‘The Outsider’ by Albert Camus

41-iNoXC+wL._SY344_BO1,204,203,200_A little literary fiction for you today, The Outsider by Albert Camus. It’s a classic, for many reasons, but perhaps most of all because it’s disarming, desolate and unforgiving.

Our protagonist, Meursault, is an unconformist. Existing in the realms of dysfunctional emotional disconnection, he experiences both the death of his mother and his engagement with a profound unfeeling. Then, a random act of violence on a sunny summer beach catapults his life into shadow. He’s in trouble with the law and experiencing the sharpest edge of the world’s ‘tender indifference’, but even then, his lack of expression and feeling may be enough to condemn him.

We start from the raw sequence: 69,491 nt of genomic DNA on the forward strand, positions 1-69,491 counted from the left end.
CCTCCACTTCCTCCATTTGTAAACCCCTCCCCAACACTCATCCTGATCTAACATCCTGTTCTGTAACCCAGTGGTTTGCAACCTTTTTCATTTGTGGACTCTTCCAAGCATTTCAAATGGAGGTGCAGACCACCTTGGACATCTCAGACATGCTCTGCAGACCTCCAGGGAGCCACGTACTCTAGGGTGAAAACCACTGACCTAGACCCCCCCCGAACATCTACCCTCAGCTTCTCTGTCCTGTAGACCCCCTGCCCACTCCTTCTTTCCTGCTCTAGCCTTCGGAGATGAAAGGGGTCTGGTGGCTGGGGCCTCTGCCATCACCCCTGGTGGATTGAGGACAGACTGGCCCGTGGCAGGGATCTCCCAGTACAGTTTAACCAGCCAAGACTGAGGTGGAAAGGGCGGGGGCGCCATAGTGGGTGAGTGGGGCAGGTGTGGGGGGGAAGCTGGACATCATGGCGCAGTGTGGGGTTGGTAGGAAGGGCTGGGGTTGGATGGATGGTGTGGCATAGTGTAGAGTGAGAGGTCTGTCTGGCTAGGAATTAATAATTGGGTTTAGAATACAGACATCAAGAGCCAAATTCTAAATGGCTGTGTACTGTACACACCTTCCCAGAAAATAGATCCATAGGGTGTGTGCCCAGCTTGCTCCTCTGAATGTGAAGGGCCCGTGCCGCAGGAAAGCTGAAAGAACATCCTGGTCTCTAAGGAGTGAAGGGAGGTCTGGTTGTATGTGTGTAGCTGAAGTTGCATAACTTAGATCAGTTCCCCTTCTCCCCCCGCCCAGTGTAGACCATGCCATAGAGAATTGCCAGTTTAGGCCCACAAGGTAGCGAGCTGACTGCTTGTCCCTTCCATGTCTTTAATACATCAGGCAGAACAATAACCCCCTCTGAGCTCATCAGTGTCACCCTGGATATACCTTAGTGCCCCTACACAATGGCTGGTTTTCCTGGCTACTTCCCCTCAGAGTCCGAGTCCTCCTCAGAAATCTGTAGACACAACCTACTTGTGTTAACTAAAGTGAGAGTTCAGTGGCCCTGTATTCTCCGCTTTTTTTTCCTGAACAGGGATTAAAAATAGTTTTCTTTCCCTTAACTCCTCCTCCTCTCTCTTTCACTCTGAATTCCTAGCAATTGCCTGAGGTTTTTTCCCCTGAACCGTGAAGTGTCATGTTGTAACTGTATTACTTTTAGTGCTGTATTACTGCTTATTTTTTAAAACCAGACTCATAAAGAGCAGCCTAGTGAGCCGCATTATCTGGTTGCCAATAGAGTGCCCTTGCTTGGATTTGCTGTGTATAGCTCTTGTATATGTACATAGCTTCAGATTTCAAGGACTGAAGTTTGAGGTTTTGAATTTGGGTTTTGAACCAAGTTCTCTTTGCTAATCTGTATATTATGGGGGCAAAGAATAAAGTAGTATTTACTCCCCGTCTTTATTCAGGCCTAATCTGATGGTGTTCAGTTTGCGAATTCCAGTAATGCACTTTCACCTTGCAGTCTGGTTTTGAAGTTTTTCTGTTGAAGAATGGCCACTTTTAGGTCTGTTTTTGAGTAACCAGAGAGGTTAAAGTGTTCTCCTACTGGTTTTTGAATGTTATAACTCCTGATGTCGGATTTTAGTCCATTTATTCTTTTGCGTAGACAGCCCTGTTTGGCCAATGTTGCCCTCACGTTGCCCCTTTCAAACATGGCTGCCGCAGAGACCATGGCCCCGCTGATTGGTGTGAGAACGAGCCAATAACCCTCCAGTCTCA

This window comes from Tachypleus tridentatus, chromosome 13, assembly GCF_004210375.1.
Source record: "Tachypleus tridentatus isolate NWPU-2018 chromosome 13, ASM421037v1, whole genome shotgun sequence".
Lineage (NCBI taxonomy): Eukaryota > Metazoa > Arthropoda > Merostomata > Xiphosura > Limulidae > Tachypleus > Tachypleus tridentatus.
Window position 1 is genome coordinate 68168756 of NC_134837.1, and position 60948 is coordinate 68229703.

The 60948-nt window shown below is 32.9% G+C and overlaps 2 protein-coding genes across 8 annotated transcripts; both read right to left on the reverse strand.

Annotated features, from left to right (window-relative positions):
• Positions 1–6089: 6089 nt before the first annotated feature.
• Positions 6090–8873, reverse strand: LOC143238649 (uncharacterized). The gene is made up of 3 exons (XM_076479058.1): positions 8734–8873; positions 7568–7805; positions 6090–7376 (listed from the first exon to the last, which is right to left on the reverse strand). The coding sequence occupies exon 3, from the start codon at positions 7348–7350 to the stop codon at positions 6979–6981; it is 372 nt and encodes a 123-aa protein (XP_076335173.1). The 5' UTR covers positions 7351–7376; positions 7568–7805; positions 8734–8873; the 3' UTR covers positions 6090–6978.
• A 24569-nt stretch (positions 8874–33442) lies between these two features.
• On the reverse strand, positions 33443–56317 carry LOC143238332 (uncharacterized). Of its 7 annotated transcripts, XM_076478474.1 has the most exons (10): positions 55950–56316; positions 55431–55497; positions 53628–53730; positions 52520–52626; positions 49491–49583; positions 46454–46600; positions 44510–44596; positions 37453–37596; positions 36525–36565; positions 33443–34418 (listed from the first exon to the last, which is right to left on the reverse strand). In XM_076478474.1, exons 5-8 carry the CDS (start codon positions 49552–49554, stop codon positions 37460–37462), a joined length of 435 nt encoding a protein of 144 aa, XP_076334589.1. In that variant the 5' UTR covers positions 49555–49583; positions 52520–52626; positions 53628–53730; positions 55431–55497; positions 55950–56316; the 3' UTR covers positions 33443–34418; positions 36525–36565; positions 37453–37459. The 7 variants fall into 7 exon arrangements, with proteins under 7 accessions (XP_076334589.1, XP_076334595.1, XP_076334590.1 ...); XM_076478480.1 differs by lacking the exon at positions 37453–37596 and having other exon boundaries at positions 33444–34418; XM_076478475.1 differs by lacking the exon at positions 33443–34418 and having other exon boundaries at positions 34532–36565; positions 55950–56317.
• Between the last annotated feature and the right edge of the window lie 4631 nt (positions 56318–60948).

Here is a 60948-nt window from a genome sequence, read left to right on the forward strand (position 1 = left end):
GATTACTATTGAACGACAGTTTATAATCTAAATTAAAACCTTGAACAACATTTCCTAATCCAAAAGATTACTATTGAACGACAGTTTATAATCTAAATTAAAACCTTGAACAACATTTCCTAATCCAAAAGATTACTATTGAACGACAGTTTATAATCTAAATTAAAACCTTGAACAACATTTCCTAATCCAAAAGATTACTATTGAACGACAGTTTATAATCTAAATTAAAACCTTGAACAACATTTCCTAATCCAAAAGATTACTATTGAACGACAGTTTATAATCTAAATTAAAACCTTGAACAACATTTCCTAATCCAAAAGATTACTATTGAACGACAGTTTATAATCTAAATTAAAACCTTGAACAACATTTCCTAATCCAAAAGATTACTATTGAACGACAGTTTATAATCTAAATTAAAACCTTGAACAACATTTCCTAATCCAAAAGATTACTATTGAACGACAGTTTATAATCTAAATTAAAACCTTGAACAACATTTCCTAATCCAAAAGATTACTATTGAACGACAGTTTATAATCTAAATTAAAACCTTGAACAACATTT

This is not a comfortable read but then, as an existentialist classic, it was never going to be. Yet, the book’s haunting, lingering presence even once you’ve put it down means that it is a must-read for any literary fan, and it’s a short one, too, so there’s really no excuse.  Come on, pick it up. Get uncomfortable.

The Outsider was first published in France by Libraire Gallimard in 1942.  It is available in English translation by Sandra Smith from Penguin Modern Classics.

Published by

jasminonajourney

Must write or subject to mood swings. Prefers fantasy, will deal with reality. Works in publishing, lives in London. Tweets @jasminkirkbride

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